system time versus channel capacity with different (constant) system utilizations (i.e., by varying

the total load).

We first point out that for the model presented in [l], solving an (N - L)-dimentional eigen

system is required in order to find the parameters for the MMPP. This requires a significant

amount of computation effort especially when N - L is large, i.e., when the load of the system

Fig. 12. Expected system time V.S. channel capacity for different system utilizations.

S.S. Wang, J.A. Silvester / Perfomance Evaluation 22 (1995) 239-256 253

is heavy. Yet, as demonstrated by Figs. 6 and 7, the model failed to make a good delay

estimation of the modeled system under these situations. Whereas in our model, the computa-

tional requirement is insignificant and is independent of the system size. More importantly, our

model provides better delay performance predictions (agrees with the simulation better) for any

given system load; and, the improvement is more noticeable for a higher system load. For video,

voice and data integration, although we provide no comparison to other models (since no

similar models exist), simulation results show that the approximation is very good even under

heavy system load (Figs. 11 and 12).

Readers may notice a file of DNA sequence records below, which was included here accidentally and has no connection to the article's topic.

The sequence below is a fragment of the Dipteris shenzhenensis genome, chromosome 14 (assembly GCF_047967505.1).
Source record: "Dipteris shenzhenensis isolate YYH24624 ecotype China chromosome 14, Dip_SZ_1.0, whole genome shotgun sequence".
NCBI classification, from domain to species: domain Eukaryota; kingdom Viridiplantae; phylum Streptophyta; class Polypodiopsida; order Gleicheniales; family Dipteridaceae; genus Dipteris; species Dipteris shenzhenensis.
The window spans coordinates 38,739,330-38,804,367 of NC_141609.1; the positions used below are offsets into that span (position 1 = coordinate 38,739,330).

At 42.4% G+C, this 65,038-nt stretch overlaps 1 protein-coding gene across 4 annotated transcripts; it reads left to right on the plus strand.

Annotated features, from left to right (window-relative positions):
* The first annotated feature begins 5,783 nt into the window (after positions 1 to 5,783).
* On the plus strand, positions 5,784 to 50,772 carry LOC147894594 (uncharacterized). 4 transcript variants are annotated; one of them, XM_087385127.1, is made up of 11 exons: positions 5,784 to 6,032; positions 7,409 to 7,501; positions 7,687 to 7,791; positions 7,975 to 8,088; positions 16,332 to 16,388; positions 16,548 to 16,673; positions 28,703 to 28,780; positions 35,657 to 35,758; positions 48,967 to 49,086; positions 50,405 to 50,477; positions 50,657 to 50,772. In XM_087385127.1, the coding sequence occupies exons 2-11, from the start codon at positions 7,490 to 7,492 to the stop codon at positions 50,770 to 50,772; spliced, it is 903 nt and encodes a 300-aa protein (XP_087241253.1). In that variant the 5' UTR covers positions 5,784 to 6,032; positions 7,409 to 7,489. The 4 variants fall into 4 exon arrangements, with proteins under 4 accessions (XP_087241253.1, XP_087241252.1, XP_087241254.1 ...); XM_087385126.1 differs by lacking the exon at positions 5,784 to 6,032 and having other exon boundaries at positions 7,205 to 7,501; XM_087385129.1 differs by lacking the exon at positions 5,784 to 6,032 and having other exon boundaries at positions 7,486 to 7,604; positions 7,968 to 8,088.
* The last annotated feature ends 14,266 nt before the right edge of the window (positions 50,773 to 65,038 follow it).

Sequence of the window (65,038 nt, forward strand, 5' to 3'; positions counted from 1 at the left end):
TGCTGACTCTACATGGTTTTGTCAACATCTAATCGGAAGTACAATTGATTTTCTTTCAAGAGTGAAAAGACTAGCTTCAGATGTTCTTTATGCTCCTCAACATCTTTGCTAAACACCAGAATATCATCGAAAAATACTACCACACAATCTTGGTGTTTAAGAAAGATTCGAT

Several advantages of our model can be identified. First, as discussed above, less computa-

tional overhead is involved. Second and more importantly, it provides better performance

predictions. Third, a real-time traffic control algorithm can be developed. Note that if the system

is in an overload situation, the queue size is expected to build up until the system returns to an

underload state. Hence the expected length of the overload periods, 1/y2, can be used as an

indicator for the seriousness of the overload, once the system is overloaded. Using our results,

l/y, can be computed very quickly for any given number of video, voice and data calls and

used as a criterion for traffic control.

In summary, we study the performance of an ATM multiplexer loaded with video, voice and

data traffic. The actual arrival process is approximated by a two-state Markov modulated

Poisson process with batch arrivals; and the multiplexer is modeled as a two-state BMMPP/D/l

queue. The modeling technique developed here leads to very accurate results and has very low

computational requirements. Hence it is useful for modeling real-time traffic. Some studies

have been done which prove the effectiveness of this approach for estimating loss probability of